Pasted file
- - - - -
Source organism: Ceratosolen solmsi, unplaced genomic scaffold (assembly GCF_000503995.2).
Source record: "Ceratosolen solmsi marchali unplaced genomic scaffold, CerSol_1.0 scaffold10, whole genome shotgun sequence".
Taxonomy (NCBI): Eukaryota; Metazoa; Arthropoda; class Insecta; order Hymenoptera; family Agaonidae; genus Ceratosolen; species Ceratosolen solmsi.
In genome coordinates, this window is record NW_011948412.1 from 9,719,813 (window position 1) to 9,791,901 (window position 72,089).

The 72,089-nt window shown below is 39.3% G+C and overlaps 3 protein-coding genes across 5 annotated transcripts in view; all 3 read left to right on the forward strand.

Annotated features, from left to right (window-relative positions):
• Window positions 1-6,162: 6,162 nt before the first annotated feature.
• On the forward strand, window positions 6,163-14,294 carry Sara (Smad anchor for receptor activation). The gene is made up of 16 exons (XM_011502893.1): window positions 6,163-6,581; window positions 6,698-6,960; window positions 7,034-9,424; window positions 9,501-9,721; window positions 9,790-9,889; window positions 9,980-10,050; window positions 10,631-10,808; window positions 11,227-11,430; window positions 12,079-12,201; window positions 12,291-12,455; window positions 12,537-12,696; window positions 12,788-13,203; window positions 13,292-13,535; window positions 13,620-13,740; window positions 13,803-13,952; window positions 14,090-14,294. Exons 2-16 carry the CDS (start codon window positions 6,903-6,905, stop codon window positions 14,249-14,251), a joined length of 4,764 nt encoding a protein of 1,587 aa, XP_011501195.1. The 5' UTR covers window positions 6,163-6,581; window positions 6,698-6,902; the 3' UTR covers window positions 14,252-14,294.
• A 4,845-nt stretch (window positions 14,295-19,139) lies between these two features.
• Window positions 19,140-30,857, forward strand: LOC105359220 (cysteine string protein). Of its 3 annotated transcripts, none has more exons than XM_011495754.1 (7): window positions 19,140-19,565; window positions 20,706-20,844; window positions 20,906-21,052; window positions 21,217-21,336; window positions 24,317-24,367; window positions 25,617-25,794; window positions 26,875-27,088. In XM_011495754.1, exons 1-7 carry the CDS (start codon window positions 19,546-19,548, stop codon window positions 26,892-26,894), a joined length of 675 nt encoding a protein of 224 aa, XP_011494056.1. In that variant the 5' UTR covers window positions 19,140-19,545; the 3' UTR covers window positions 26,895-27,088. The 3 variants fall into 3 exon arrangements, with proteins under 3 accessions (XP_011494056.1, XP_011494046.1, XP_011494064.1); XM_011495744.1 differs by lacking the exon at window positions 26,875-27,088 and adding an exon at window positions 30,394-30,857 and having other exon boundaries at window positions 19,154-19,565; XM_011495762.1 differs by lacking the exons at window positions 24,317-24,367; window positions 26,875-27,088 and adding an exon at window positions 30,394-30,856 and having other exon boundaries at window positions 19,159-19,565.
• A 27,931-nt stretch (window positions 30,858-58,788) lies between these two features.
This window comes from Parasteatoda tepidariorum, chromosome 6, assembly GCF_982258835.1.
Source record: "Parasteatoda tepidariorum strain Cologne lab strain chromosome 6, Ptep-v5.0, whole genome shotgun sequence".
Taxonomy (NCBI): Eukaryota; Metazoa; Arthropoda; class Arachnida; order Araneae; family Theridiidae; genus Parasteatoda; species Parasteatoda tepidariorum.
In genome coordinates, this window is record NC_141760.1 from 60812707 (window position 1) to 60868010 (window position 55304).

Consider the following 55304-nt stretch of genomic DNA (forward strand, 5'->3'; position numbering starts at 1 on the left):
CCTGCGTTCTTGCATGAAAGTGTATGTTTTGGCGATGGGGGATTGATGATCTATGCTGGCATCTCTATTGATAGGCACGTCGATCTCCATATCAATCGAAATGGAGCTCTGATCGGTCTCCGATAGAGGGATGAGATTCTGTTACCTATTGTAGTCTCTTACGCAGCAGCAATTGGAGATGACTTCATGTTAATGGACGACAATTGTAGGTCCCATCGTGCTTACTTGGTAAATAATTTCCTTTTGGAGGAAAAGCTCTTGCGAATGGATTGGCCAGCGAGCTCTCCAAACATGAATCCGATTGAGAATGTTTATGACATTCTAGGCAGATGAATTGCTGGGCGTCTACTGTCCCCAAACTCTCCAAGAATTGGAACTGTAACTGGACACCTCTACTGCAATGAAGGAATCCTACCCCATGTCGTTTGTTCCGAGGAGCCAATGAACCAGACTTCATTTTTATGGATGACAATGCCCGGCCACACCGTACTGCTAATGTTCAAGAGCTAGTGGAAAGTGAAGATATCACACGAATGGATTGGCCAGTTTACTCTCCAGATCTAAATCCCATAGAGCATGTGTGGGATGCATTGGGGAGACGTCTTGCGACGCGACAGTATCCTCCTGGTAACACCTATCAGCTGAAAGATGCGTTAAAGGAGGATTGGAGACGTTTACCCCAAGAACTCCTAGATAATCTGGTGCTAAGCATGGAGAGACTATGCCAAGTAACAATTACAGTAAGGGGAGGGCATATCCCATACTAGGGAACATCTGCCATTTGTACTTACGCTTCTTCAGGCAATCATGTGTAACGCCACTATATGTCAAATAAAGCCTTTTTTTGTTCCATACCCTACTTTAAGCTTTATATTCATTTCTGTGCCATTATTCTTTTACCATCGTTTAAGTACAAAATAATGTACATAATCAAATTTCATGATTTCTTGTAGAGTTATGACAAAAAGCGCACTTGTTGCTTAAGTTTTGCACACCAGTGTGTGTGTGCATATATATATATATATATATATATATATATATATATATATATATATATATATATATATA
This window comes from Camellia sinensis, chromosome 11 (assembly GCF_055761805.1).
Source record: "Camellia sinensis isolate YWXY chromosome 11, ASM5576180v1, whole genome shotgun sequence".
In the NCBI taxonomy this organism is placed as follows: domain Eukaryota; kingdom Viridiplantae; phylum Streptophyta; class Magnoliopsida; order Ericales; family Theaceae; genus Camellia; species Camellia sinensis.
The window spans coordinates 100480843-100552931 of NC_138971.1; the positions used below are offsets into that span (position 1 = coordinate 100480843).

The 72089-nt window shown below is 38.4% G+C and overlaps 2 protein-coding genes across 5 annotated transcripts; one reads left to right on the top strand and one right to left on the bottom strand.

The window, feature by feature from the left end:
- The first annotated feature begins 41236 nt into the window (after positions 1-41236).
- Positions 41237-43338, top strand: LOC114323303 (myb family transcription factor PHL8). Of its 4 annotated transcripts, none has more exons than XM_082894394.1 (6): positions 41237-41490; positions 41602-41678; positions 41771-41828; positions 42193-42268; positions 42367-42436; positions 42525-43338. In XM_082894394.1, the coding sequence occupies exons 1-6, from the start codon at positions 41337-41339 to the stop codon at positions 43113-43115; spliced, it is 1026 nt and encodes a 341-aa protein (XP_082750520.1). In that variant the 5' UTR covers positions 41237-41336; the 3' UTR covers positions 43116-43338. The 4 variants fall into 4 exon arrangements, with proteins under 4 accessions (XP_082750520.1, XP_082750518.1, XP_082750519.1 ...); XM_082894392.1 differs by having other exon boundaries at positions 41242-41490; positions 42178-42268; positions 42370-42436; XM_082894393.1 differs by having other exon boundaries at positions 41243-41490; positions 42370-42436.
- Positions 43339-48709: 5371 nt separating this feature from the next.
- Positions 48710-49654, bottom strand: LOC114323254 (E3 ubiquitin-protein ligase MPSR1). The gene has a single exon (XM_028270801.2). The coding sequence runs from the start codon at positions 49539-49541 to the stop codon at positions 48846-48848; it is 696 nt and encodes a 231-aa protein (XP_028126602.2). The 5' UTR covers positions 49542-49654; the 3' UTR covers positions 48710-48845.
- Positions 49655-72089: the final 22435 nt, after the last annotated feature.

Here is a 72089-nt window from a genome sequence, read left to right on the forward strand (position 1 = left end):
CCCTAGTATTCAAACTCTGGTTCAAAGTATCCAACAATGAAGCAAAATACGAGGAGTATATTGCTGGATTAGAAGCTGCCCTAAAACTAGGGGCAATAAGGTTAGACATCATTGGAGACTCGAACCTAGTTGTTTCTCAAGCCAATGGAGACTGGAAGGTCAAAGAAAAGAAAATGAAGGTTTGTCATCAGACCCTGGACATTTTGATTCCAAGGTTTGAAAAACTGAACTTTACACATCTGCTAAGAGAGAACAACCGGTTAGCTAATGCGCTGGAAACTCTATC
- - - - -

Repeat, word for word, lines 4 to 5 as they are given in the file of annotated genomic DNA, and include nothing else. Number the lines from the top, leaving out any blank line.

In genome coordinates, this window is record NW_011948412.1 from 9,719,813 (window position 1) to 9,791,901 (window position 72,089).

The 72,089-nt window shown below is 39.3% G+C and overlaps 3 protein-coding genes across 5 annotated transcripts in view; all 3 read left to right on the forward strand.